My view is that Medium is primarily a publishing platform that helps authors take their ideas and publish them onto a beautiful, consistent, and free medium. It's an easy way to host your writing and ideas.
Where it falls short, in some ways, is that you're primarily speaking to your existing audience. That is, you post on Medium and then distribute it to your network via FB, Twitter, company website, etc. It's not a great tool for discovery. While there is some content that gets boosted and begins to "trend," it's more akin to having a post "go big" on a platform like Hacker News or Reddit — the exception, not the norm.
dev.to is built specifically for programmers. That means that the editor is more friendly and customized for a technical audience (Markdown + code embeds + liquid tags + etc). We also make it easy to support canonical_urls when you're cross-pointing your content that was originally published elsewhere.
The biggest difference, though, is the built-in community and distribution that comes with posting on dev.to. As you build up a presence on the site, your followers are alerted to your new posts. If you submit to relevant tags, the people who follow those topics see your post. And your content can also appear on the homepage or be shared via our social accounts. At every point, you're reaching your desired audience — fellow software developers.
We work really hard at the various points of this progression — from the editor itself, to the discoverability features, to ensuring we're maintaining a culture that is constructive and inclusive.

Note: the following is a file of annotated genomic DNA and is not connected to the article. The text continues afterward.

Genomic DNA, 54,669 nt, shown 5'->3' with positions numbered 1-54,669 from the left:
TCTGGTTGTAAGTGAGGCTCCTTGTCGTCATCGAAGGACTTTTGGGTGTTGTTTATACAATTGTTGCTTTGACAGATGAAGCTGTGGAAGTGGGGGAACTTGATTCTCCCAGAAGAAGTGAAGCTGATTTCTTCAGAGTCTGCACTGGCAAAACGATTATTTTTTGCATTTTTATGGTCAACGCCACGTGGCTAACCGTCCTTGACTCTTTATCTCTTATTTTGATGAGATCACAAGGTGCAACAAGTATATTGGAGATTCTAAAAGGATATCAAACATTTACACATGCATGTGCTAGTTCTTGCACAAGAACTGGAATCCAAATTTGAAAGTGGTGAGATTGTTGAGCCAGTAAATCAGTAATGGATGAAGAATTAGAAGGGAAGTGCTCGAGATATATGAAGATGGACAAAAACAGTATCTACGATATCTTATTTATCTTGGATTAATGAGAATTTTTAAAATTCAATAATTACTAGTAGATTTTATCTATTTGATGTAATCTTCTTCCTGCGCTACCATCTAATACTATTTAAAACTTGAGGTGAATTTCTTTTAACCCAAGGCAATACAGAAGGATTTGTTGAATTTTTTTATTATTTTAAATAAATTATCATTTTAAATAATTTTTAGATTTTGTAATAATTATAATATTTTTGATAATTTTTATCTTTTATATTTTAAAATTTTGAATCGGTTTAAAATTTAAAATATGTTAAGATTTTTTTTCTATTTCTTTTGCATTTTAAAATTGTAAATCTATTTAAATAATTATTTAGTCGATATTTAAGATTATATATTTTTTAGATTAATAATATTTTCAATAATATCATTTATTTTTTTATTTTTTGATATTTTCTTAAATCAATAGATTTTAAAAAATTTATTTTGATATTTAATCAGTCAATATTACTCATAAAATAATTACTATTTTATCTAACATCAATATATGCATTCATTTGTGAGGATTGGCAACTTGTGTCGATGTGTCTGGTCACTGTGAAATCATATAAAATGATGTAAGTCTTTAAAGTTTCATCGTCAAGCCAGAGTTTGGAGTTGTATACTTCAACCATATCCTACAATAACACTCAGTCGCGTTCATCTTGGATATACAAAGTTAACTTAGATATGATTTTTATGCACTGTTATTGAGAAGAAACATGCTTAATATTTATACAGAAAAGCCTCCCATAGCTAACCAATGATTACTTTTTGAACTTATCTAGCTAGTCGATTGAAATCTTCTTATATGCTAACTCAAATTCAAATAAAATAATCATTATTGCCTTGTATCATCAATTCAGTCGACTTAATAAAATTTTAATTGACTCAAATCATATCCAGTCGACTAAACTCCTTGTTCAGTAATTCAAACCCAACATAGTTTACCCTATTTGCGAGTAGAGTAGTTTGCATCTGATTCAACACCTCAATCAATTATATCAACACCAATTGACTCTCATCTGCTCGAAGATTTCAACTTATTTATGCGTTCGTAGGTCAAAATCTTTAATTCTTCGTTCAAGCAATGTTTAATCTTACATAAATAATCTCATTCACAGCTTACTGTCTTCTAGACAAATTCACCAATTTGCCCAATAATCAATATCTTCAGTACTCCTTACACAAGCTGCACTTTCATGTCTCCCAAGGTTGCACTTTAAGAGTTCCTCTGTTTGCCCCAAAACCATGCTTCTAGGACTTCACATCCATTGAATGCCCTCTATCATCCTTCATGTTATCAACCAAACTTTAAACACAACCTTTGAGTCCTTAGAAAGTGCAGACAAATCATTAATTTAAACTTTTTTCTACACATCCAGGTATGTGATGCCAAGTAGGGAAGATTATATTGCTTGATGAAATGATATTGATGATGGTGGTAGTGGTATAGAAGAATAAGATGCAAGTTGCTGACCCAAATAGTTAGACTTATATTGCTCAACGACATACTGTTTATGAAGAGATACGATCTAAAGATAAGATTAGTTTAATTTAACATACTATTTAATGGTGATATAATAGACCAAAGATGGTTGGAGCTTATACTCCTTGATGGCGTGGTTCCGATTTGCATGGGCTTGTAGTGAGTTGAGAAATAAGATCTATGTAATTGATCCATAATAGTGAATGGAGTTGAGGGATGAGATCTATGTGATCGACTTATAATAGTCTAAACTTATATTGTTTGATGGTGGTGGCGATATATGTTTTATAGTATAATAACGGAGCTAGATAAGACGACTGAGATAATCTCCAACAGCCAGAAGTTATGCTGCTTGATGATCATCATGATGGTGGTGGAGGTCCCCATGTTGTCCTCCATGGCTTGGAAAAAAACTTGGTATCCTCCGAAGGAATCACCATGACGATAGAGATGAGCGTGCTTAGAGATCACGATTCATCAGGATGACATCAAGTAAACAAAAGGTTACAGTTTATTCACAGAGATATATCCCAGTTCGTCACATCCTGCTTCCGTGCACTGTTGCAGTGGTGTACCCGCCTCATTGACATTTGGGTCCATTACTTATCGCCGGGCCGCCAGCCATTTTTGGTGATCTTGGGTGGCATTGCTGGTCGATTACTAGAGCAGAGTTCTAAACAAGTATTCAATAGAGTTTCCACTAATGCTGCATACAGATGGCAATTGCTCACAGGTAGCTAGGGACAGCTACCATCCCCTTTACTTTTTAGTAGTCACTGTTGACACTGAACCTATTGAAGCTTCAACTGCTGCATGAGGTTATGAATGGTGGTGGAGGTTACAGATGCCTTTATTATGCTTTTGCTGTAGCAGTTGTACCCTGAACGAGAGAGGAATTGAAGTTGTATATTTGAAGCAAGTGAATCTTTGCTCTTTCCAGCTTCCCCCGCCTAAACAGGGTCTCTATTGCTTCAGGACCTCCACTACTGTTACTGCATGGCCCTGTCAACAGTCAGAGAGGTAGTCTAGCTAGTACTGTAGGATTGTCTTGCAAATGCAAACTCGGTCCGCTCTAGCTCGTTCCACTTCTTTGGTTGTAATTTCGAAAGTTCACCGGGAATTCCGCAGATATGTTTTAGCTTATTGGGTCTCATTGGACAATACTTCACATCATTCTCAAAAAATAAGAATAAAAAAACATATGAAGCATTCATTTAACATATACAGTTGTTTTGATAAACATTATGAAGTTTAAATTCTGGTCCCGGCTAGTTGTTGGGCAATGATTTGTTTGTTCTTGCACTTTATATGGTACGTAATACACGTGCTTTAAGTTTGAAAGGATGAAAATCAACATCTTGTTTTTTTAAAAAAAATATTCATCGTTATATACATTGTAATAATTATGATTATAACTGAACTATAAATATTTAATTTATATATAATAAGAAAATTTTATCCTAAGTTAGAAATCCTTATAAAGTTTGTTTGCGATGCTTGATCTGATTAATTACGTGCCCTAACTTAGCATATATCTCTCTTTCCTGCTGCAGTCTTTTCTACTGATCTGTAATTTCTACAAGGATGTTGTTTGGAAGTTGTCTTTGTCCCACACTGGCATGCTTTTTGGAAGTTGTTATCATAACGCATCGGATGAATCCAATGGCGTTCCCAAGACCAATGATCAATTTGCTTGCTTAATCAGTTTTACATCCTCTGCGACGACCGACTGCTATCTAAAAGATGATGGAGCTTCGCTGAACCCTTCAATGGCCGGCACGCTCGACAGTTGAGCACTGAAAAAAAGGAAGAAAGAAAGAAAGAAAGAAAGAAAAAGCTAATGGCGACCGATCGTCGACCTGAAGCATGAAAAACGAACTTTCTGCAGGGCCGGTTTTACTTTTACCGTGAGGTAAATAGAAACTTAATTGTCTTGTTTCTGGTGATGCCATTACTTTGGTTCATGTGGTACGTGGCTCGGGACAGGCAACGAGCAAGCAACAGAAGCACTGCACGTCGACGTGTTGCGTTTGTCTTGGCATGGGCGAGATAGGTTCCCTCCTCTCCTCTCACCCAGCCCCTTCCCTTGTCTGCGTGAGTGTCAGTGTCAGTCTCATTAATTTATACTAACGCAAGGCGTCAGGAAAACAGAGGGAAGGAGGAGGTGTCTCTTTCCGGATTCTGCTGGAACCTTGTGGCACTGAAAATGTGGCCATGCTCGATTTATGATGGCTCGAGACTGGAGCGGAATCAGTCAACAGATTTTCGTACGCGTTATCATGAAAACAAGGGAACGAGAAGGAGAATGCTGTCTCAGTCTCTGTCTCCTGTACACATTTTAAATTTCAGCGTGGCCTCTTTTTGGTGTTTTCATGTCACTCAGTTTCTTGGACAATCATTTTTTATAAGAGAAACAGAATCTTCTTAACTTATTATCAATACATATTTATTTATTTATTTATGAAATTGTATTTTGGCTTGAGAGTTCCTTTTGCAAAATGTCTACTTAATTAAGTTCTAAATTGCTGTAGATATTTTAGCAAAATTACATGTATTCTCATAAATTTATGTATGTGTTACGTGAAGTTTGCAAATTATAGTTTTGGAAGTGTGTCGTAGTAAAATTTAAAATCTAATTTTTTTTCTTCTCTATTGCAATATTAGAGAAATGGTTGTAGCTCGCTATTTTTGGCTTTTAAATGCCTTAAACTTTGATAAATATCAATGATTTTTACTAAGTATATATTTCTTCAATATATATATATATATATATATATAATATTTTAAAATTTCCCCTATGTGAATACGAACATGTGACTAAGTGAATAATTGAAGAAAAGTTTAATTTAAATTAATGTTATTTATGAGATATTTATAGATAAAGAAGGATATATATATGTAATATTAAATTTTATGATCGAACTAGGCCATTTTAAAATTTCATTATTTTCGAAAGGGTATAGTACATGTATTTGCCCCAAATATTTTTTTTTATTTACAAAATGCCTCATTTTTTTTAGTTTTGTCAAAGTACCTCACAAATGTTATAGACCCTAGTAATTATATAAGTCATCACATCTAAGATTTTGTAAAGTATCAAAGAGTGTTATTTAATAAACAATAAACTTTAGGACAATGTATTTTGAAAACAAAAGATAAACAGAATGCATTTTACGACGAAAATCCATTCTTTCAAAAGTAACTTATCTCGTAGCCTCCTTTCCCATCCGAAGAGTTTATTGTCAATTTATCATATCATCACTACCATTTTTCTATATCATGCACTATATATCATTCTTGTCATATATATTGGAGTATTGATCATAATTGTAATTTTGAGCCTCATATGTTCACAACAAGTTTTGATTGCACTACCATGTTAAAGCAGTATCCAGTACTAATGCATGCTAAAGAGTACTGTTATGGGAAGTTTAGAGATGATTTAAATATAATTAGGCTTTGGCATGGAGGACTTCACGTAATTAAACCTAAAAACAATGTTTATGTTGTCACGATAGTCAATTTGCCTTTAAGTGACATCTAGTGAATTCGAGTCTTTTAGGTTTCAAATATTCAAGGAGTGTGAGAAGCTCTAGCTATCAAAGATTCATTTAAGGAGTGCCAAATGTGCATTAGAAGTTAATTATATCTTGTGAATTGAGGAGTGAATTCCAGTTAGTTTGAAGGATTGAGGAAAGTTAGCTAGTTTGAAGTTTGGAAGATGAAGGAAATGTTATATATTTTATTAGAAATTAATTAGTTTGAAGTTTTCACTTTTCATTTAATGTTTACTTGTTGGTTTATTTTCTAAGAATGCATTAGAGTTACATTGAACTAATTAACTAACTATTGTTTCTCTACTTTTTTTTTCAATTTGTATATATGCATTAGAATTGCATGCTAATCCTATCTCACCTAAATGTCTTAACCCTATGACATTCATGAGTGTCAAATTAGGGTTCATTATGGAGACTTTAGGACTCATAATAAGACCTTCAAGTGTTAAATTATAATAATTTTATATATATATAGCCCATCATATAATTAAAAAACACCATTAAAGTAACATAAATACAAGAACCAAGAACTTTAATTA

We're always open to more feedback :)
Medium has a nice aesthetic, but it annoys me with popups and footer banners urging me to subscribe.
There are about a dozen things blocked by my ad blocker (vs 2 for this site). The more blocks I see, the harder I find it to link the site to others, because their experience might be significantly worse than what I see.
I can't quite put my finger on it, but I don't really like the way comments are done on Medium. It's abbreviation of the comments seems more invasive than just hiding unpopular ones. I have to expand them a lot.
I like that dev.to is focused on devs and positive community and lets me sign in with github. Whereas medium is more general including a lot of pop and political crap. So even the tech articles draw extra flies.
I found Medium more daunting as a platform. For someone who is starting, it looks like you need to have some really good well-written content to fit in. I went with dev.to because I felt that it was more welcoming for a newbie like myself, been following them on twitter for a while now and enjoyed what they shared, and also because developers are their main target audience.
Feel free to touch on any other blockchain topics, also like I'm five. 😝